What is a Data Catalog? How to Choose One

Data unification and collaboration are the keystones of any organization boasting a sound data-driven strategy. A data catalog helps you maintain and manage an inventory of data assets while letting you explore and understand the data sources you have at your disposal.

At the same time, it allows you to extract the maximum value out of your information assets. Generally, it is necessary for a user to know the connection string or path pertaining to a data source in order to access it. A data catalog addresses this problem and assists the user in discovering these data sources.

Data catalog is very useful for analysts, as it doesn’t just help them find the data, but also trust the data needed to perform self-service analytics. Data catalogs accumulate the metadata on data-sets that describe standard database objects, such as tables, queries, and schema stored in a data warehouse.

Further, it can be enriched with annotations created in analytic applications and shared through the catalog. Just like a search engine, a data catalog also crawls databases to provide a single point of contact for enterprise data, eventually resulting in an archive of all the data that can be accessed from a single source.

The process of evaluating and selecting a data catalog from a wide array of solutions available in the market can be a daunting task. There are many data catalogs that come close to being a data catalog, but fail to address the actual problems. You will also come across solutions that are meant to be integrated with a real data catalog.

Therefore, it becomes important to have a successful data catalog. Let’s have a look at what makes one.

Automated Population of the Catalog

It would save data stewards a lot of time if they don't go about connecting data sources manually. In that regard, automated data catalog population is either achieved by scanning APIs that gather metadata from tables and stored procedures, or by analyzing data values and algorithms to tag data.

Crowd-sourced Tag Curation

As great as it is to have automatically populated tags in data catalogs, they must also allow crowd-sourcing, human contributions of ratings, annotations, documentation, as well as human appraisal of tags. AI-powered data catalogs should use machine learning to understand the human content conditions so as to make automated tagging more precise.

Powerful Search

It is advisable to use a data catalog that is powered by a proven search engine; one that allows users to search the catalog for effective data-driven decision making. Moreover, the search must be multi-dimensional, which means a user must be able to define different parameters in their search query. Some of these parameters may be - name, size, owner, time, and format.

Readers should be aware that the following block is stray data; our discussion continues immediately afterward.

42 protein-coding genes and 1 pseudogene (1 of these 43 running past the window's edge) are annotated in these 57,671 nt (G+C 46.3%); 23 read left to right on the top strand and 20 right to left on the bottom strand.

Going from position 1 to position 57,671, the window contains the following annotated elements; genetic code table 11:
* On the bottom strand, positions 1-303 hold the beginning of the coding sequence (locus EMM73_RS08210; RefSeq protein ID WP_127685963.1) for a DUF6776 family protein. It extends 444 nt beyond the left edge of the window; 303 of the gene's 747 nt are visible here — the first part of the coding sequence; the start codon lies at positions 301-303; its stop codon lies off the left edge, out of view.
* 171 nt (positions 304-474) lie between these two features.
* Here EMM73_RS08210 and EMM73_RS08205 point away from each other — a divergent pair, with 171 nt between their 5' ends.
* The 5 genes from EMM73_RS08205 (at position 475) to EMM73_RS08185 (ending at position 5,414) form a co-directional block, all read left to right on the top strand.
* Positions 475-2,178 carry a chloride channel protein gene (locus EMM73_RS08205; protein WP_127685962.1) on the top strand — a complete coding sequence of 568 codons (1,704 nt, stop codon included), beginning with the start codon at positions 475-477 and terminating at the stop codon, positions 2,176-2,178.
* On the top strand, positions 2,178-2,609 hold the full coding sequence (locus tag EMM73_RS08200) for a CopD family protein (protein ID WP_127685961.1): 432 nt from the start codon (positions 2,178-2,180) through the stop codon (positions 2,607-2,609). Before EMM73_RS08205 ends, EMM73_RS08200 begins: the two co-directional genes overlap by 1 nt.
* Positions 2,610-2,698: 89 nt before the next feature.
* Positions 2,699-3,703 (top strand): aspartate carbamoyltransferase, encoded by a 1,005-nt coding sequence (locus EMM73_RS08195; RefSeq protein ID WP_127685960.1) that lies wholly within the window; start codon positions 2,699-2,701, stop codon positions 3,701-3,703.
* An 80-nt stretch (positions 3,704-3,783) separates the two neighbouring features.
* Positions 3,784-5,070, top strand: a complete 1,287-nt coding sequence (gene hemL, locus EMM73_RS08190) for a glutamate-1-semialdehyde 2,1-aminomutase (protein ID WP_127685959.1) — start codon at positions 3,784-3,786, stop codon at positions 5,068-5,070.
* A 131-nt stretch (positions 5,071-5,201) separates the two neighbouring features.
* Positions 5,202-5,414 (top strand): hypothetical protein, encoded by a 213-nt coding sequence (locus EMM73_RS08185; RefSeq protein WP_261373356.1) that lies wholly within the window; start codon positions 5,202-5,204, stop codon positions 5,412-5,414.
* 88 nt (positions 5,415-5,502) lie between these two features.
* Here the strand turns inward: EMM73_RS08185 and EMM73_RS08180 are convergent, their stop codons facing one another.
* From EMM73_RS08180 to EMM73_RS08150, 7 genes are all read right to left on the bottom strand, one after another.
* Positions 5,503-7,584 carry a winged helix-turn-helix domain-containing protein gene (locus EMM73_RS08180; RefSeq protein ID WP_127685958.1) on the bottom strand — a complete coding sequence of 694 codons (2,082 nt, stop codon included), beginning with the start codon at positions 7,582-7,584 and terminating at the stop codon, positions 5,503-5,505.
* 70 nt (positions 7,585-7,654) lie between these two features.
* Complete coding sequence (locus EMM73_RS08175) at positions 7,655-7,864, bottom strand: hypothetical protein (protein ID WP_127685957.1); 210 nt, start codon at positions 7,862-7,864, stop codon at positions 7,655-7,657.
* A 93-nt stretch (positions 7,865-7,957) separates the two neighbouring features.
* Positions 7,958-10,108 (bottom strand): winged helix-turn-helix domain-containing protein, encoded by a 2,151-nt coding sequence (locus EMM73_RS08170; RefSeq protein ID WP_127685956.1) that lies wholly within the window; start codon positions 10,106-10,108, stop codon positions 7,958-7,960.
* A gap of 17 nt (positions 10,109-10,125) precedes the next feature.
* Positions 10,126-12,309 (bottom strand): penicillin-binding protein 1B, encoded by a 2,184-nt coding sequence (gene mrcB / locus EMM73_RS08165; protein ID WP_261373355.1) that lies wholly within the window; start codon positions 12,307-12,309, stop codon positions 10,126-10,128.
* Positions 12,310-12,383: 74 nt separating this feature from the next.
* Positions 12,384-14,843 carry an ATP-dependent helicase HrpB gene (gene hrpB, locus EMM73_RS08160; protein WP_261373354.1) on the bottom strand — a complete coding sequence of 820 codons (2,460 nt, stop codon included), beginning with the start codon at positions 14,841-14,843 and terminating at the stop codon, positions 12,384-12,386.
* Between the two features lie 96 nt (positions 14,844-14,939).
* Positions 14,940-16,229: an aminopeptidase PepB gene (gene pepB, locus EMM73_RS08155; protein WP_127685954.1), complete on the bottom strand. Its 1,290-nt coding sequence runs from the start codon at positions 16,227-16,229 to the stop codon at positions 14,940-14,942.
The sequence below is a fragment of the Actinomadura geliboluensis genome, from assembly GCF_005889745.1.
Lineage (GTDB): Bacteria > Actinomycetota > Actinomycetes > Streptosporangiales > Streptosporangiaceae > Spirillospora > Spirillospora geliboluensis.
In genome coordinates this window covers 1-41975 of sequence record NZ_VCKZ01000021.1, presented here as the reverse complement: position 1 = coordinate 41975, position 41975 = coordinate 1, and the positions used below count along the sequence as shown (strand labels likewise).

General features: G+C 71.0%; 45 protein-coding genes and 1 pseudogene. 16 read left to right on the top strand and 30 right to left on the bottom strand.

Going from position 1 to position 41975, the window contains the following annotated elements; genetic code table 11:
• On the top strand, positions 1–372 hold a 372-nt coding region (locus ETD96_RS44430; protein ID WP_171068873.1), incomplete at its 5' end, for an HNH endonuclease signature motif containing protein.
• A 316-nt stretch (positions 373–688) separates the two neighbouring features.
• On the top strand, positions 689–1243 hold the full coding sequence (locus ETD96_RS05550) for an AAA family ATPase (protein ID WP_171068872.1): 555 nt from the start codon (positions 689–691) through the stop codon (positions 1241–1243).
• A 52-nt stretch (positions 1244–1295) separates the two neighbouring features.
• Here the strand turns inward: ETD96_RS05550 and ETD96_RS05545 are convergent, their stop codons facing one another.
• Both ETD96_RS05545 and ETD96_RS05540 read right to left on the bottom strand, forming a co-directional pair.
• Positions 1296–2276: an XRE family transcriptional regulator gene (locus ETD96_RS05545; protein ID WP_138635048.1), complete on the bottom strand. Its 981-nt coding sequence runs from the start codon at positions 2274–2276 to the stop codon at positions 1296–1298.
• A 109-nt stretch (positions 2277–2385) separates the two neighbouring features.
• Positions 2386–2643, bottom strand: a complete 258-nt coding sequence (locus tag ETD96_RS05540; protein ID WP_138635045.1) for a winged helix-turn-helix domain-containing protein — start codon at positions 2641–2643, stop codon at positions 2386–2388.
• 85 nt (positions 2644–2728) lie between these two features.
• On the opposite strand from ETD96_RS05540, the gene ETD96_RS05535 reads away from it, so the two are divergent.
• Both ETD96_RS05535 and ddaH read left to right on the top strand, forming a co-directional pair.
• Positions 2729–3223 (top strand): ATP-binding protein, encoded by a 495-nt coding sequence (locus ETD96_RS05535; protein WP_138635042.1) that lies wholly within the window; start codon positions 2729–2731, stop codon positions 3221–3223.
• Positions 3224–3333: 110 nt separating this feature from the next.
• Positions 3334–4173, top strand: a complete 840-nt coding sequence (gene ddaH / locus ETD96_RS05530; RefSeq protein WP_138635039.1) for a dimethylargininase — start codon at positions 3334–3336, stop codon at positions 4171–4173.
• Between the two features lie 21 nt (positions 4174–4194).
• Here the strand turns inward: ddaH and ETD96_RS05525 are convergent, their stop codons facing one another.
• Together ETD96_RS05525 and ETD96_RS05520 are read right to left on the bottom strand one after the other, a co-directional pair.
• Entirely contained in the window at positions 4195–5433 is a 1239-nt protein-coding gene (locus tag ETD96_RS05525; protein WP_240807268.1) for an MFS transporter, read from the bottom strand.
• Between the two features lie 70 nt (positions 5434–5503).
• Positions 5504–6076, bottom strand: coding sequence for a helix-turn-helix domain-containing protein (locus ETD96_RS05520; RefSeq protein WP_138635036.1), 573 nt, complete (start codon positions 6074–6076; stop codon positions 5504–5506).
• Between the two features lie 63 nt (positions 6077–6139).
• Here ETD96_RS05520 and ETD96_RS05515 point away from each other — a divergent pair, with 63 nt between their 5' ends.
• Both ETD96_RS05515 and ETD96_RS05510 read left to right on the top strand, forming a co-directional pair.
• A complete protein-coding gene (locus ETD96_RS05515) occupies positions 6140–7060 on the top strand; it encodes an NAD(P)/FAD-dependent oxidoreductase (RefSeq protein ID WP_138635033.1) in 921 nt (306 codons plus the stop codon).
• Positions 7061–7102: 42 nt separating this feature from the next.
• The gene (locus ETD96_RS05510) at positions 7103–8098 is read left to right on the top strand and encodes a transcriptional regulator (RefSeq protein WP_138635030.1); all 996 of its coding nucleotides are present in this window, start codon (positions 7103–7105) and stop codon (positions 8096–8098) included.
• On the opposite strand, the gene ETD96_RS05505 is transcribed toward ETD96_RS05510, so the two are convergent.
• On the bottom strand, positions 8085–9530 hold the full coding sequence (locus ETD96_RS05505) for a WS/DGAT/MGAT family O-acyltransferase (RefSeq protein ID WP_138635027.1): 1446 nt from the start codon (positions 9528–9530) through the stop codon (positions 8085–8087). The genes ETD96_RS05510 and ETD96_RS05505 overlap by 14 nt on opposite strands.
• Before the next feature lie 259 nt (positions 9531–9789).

Scalability at Enterprise Level

Another important feature of data catalogs is its ability to scale services across the whole enterprise. If a data catalog is developed on some big data technology that relies on cloud infrastructure, chances are that it’s scalable enough.
It must be able to manage a wide array of data sources and scale to match your evolving data landscape. From relational, semi-structured, and unstructured data to the data that resides anywhere: on-premise, hybrid, and cloud.

Lineage for Root Cause Analysis

Lineage assists you in establishing a link between the dashboard and the data it shows, thus further allowing a user to understand the relationship that exists between different types of data sources. This is particularly useful when your dashboard is showing inconsistency in data, where a data steward can use lineage to identify the root of the problem and come up with an appropriate solution.

Business Glossary

There needs to be a standard terminology to unify people who are working on the data. If they don’t share a common understanding of the terms that link to the data, only confusion and complexities will arise. This makes the glossary actionable as a consequence. For example, if you search for PII in a data catalog, and find the relevant data source containing them, it is extremely useful in a GDPR context.

In conclusion, a data catalog should be an integral part of your data strategy. Taking control of data can be a challenge, and it is important to make a collaborative effort and set up a single place for trusted data. So, stop polluting the data lake, and include a data catalog in your analytic toolkit.

Last updated:7/24/2019 10:58:52 PM
John Reiley

John Reiley

John Reiley is a Texas -based senior business analyst. He has been helping small business owners plan their strategies for success since 2005. He is a big gadget freak who loves to share his views on the latest technologies and applications.


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